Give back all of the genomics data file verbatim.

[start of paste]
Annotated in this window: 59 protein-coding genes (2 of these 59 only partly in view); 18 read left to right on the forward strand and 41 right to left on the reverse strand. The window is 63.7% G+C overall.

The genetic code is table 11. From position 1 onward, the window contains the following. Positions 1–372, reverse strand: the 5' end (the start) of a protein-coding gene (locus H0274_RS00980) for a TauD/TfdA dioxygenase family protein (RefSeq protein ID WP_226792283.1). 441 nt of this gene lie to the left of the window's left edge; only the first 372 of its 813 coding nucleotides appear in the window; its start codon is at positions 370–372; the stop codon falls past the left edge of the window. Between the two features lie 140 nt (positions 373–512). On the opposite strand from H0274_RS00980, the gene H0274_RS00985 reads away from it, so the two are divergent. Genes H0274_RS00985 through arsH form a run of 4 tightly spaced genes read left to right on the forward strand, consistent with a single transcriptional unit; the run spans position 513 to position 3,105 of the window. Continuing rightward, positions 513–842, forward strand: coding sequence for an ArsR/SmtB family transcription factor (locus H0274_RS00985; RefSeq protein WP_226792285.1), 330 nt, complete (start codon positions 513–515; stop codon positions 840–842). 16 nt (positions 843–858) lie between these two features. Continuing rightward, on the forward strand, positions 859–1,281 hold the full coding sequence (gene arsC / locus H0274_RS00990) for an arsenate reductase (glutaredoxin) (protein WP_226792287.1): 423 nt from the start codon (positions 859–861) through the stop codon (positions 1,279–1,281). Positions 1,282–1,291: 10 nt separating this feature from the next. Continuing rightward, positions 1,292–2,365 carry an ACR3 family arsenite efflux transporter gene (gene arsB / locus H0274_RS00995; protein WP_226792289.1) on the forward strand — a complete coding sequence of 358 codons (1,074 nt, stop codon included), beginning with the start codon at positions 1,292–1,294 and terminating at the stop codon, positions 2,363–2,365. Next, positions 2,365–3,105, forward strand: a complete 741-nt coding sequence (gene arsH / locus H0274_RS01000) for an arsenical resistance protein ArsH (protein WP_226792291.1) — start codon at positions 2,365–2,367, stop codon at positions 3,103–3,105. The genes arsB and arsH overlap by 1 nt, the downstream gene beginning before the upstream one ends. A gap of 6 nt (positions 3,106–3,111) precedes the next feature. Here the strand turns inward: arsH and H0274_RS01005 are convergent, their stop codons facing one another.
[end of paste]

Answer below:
Annotated in this window: 59 protein-coding genes (2 of these 59 only partly in view); 18 read left to right on the forward strand and 41 right to left on the reverse strand. The window is 63.7% G+C overall.

The genetic code is table 11. From position 1 onward, the window contains the following. Positions 1–372, reverse strand: the 5' end (the start) of a protein-coding gene (locus H0274_RS00980) for a TauD/TfdA dioxygenase family protein (RefSeq protein ID WP_226792283.1). 441 nt of this gene lie to the left of the window's left edge; only the first 372 of its 813 coding nucleotides appear in the window; its start codon is at positions 370–372; the stop codon falls past the left edge of the window. Between the two features lie 140 nt (positions 373–512). On the opposite strand from H0274_RS00980, the gene H0274_RS00985 reads away from it, so the two are divergent. Genes H0274_RS00985 through arsH form a run of 4 tightly spaced genes read left to right on the forward strand, consistent with a single transcriptional unit; the run spans position 513 to position 3,105 of the window. Continuing rightward, positions 513–842, forward strand: coding sequence for an ArsR/SmtB family transcription factor (locus H0274_RS00985; RefSeq protein WP_226792285.1), 330 nt, complete (start codon positions 513–515; stop codon positions 840–842). 16 nt (positions 843–858) lie between these two features. Continuing rightward, on the forward strand, positions 859–1,281 hold the full coding sequence (gene arsC / locus H0274_RS00990) for an arsenate reductase (glutaredoxin) (protein WP_226792287.1): 423 nt from the start codon (positions 859–861) through the stop codon (positions 1,279–1,281). Positions 1,282–1,291: 10 nt separating this feature from the next. Continuing rightward, positions 1,292–2,365 carry an ACR3 family arsenite efflux transporter gene (gene arsB / locus H0274_RS00995; protein WP_226792289.1) on the forward strand — a complete coding sequence of 358 codons (1,074 nt, stop codon included), beginning with the start codon at positions 1,292–1,294 and terminating at the stop codon, positions 2,363–2,365. Next, positions 2,365–3,105, forward strand: a complete 741-nt coding sequence (gene arsH / locus H0274_RS01000) for an arsenical resistance protein ArsH (protein WP_226792291.1) — start codon at positions 2,365–2,367, stop codon at positions 3,103–3,105. The genes arsB and arsH overlap by 1 nt, the downstream gene beginning before the upstream one ends. A gap of 6 nt (positions 3,106–3,111) precedes the next feature. Here the strand turns inward: arsH and H0274_RS01005 are convergent, their stop codons facing one another.